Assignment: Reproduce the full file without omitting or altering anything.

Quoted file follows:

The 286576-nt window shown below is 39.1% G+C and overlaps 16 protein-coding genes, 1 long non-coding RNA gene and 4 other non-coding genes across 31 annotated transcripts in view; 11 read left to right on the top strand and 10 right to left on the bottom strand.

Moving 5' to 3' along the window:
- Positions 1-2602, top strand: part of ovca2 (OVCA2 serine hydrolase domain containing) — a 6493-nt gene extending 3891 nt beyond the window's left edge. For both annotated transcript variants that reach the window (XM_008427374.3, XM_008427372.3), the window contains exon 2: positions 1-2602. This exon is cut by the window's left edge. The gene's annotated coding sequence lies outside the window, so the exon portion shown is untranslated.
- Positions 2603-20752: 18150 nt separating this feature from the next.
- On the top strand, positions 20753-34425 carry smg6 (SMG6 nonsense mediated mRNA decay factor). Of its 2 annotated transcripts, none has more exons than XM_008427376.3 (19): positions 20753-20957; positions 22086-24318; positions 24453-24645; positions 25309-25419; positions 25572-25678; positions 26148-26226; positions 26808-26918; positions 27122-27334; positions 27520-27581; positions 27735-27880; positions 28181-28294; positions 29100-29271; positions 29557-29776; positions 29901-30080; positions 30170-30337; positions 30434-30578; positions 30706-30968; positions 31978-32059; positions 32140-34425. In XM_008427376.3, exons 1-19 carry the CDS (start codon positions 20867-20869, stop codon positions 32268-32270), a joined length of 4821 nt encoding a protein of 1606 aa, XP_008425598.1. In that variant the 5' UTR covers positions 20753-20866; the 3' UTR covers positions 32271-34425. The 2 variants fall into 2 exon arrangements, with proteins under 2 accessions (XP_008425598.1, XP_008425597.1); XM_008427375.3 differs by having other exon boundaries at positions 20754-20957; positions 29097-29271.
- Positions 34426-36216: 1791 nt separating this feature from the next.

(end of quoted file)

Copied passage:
The 286576-nt window shown below is 39.1% G+C and overlaps 16 protein-coding genes, 1 long non-coding RNA gene and 4 other non-coding genes across 31 annotated transcripts in view; 11 read left to right on the top strand and 10 right to left on the bottom strand.

Moving 5' to 3' along the window:
- Positions 1-2602, top strand: part of ovca2 (OVCA2 serine hydrolase domain containing) — a 6493-nt gene extending 3891 nt beyond the window's left edge. For both annotated transcript variants that reach the window (XM_008427374.3, XM_008427372.3), the window contains exon 2: positions 1-2602. This exon is cut by the window's left edge. The gene's annotated coding sequence lies outside the window, so the exon portion shown is untranslated.
- Positions 2603-20752: 18150 nt separating this feature from the next.
- On the top strand, positions 20753-34425 carry smg6 (SMG6 nonsense mediated mRNA decay factor). Of its 2 annotated transcripts, none has more exons than XM_008427376.3 (19): positions 20753-20957; positions 22086-24318; positions 24453-24645; positions 25309-25419; positions 25572-25678; positions 26148-26226; positions 26808-26918; positions 27122-27334; positions 27520-27581; positions 27735-27880; positions 28181-28294; positions 29100-29271; positions 29557-29776; positions 29901-30080; positions 30170-30337; positions 30434-30578; positions 30706-30968; positions 31978-32059; positions 32140-34425. In XM_008427376.3, exons 1-19 carry the CDS (start codon positions 20867-20869, stop codon positions 32268-32270), a joined length of 4821 nt encoding a protein of 1606 aa, XP_008425598.1. In that variant the 5' UTR covers positions 20753-20866; the 3' UTR covers positions 32271-34425. The 2 variants fall into 2 exon arrangements, with proteins under 2 accessions (XP_008425598.1, XP_008425597.1); XM_008427375.3 differs by having other exon boundaries at positions 20754-20957; positions 29097-29271.
- Positions 34426-36216: 1791 nt separating this feature from the next.